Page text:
Squatting for Runners
Running is a popular activity and one of the simplest to pick up if you’re starting off on your fitness journey. However, one thing that you’re not told is how tough it can be on your body if you aren’t conditioned properly. There is a study out there that states 50 percent of runners who begin running end up with an injury. Does this mean that running is bad for you? No. It simply means that these individuals aren’t preparing their body correctly for the trail. There is one exercise that can help prepare your body for running: squats!
I’m going to explain in more detail why the squat is so essential and what benefits it will have for you and how you can get started today!
When I suggest that runners should squat, I sometimes get a weird look wondering how that could help them with their running performance. Squats are one of the best exercises to assess an individual’s mobility, stability and strength. It’s an exercise that is very natural to the human body since we’ve been squatting since infancy so if we start to lose that function then we’ll find pains and aches are inevitable.
Lets first look at the mobility aspect of the squat. When our joints are stiff and are unable to move in the range of motion for which they were designed, other joints and structures are recruited to complete the motion and provide stability. For example, if your hip is very immobile, and you go to swing your leg back your lower back will extend to make up for the lack of mobility in the hips. This will cause excessive extension in your lower back and lead to pain and dysfunction. As you can see, if one structure is not working properly then many other issues can arise.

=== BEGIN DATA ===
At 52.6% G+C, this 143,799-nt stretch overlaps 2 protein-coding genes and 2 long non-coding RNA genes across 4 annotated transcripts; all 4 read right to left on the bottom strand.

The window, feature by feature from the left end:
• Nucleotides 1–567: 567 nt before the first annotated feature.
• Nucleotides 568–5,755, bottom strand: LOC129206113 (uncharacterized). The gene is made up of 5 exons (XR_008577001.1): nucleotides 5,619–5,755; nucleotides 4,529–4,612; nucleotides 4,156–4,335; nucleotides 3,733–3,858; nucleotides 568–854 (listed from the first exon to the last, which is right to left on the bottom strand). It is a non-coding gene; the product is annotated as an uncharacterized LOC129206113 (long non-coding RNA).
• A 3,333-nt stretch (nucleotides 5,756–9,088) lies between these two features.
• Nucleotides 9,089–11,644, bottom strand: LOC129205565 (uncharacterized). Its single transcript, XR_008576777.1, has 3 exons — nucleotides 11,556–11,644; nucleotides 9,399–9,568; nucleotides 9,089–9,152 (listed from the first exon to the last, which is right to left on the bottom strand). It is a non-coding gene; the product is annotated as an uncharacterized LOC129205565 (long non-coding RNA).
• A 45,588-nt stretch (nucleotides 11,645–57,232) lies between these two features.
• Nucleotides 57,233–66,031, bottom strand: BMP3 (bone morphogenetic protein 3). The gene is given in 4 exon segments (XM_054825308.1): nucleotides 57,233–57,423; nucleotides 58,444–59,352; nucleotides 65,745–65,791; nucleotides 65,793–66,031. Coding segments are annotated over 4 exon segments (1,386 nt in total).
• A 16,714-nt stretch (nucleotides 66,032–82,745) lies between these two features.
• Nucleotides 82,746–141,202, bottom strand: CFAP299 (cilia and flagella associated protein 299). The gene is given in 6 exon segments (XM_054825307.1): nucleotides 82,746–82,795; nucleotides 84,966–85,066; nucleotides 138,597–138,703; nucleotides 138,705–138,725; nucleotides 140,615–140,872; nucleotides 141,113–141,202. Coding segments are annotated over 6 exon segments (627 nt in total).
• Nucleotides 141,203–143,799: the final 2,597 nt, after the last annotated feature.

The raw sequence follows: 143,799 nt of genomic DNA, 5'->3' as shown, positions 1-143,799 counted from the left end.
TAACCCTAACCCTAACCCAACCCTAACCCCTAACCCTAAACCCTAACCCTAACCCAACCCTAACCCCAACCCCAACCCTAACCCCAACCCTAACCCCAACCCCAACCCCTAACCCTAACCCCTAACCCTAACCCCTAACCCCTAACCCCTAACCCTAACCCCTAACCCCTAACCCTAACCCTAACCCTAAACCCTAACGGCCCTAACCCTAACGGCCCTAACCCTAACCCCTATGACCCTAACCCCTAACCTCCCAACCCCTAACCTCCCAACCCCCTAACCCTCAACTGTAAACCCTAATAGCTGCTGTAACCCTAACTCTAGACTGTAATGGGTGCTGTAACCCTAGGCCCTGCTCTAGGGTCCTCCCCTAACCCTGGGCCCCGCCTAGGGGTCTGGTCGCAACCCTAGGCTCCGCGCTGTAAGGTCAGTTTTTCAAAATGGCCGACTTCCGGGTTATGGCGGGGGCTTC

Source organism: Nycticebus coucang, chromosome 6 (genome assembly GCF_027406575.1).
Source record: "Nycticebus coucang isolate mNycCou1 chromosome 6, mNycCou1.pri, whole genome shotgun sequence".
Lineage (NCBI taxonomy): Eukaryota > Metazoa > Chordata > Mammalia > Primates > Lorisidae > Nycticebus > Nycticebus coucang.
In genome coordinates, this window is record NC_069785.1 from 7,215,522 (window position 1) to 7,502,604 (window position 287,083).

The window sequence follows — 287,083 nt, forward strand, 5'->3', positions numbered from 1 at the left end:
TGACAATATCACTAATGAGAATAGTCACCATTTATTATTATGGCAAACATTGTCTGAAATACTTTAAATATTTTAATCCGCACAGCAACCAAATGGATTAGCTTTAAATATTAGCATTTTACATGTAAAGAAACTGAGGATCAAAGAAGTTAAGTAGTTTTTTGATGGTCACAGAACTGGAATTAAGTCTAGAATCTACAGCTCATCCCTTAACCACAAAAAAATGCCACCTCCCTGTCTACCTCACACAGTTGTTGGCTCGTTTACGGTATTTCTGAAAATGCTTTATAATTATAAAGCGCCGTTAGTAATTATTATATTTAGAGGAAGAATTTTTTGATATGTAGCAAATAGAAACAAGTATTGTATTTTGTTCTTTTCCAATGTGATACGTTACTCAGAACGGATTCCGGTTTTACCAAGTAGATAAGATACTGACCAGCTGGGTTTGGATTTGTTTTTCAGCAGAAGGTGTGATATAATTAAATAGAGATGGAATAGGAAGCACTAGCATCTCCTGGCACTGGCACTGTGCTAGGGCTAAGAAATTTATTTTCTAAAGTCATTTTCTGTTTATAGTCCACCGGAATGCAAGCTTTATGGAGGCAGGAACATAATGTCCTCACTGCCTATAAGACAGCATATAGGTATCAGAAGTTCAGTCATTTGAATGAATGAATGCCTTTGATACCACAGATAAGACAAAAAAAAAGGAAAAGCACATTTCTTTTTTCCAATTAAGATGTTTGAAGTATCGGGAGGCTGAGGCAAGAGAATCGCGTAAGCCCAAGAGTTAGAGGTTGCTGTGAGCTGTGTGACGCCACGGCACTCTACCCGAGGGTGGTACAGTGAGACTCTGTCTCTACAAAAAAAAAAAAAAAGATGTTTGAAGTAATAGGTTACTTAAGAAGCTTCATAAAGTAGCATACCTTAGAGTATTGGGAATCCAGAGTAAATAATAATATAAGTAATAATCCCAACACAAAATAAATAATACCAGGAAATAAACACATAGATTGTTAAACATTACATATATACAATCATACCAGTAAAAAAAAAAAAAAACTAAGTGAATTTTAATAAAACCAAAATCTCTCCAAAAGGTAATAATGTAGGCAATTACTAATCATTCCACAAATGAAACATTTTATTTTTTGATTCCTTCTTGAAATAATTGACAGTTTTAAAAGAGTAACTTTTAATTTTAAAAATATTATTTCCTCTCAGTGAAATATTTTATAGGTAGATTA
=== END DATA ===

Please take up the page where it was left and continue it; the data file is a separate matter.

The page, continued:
Next, let’s look at the stability factor of the squat. If you are unstable in a squat while both feet are planted on the ground, then that will lead to issues with your running. But how?! It’s simple. When you squat you have both legs on the ground but running is technically a single legged sport, since when you’re swinging one leg forward the other leg is being used to stabilize on the ground. Having the correct stability in that leg can cause too much shearing force on the knee. When proper stability is established the body can then engage the right muscles to help the individual run faster, easier and with a minimized risk of overuse injury.
Lastly, let’s look at the strength aspect of the squat. What many runners don’t know is that to have strength endurance, they must first have strength to endure. Performing heavy weight training with runners not only significantly increases their endurance but also helps strengthen the correct muscles to better stabilize the joints as they run. Neglecting resistance training can lead to a huge gap of progress that the runner is missing out on when compared to a runner who regularly lifts weights.
Now that you know all about the benefits of squatting and how it can help you, what should you do next? First you should get to squatting and see how it feels to your body. Does it feel smooth and fluid or stiff and restricted? If your feeling stiff and restricted, I’d recommend you start off squatting into a chair then progressing to a lower surface. Next watch your knees and they should point in the same direction as your toes. If you’re a bit confused on how it should look, then let me know if you are interested in a neuromuscular assessment to see what areas need to be improved, both from a mobility and strength stand point. Message me HERE and we’ll figure out a date and time that works best for you.